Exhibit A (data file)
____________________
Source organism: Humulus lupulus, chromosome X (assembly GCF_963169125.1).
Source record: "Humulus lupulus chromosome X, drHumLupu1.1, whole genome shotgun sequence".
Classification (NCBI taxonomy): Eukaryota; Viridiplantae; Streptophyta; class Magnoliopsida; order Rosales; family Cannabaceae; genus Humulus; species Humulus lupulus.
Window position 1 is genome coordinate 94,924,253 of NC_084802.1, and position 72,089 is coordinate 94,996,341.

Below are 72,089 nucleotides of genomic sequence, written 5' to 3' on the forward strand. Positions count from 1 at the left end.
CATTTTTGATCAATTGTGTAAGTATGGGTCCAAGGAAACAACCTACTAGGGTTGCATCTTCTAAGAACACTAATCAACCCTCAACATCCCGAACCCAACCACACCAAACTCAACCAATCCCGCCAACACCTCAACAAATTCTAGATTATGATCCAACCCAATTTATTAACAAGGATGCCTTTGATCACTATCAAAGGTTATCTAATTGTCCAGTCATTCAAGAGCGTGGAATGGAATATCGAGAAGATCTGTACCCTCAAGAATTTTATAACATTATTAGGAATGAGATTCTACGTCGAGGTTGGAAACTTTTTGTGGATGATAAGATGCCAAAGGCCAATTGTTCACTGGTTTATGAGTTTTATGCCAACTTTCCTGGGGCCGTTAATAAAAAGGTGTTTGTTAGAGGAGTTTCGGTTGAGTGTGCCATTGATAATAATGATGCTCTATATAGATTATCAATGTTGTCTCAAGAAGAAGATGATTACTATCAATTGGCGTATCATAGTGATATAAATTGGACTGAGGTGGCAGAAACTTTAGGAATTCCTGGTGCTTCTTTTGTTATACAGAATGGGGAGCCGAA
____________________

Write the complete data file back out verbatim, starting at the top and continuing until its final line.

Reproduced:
Source organism: Humulus lupulus, chromosome X (assembly GCF_963169125.1).
Source record: "Humulus lupulus chromosome X, drHumLupu1.1, whole genome shotgun sequence".
Classification (NCBI taxonomy): Eukaryota; Viridiplantae; Streptophyta; class Magnoliopsida; order Rosales; family Cannabaceae; genus Humulus; species Humulus lupulus.
Window position 1 is genome coordinate 94,924,253 of NC_084802.1, and position 72,089 is coordinate 94,996,341.

Below are 72,089 nucleotides of genomic sequence, written 5' to 3' on the forward strand. Positions count from 1 at the left end.
CATTTTTGATCAATTGTGTAAGTATGGGTCCAAGGAAACAACCTACTAGGGTTGCATCTTCTAAGAACACTAATCAACCCTCAACATCCCGAACCCAACCACACCAAACTCAACCAATCCCGCCAACACCTCAACAAATTCTAGATTATGATCCAACCCAATTTATTAACAAGGATGCCTTTGATCACTATCAAAGGTTATCTAATTGTCCAGTCATTCAAGAGCGTGGAATGGAATATCGAGAAGATCTGTACCCTCAAGAATTTTATAACATTATTAGGAATGAGATTCTACGTCGAGGTTGGAAACTTTTTGTGGATGATAAGATGCCAAAGGCCAATTGTTCACTGGTTTATGAGTTTTATGCCAACTTTCCTGGGGCCGTTAATAAAAAGGTGTTTGTTAGAGGAGTTTCGGTTGAGTGTGCCATTGATAATAATGATGCTCTATATAGATTATCAATGTTGTCTCAAGAAGAAGATGATTACTATCAATTGGCGTATCATAGTGATATAAATTGGACTGAGGTGGCAGAAACTTTAGGAATTCCTGGTGCTTCTTTTGTTATACAGAATGGGGAGCCGAA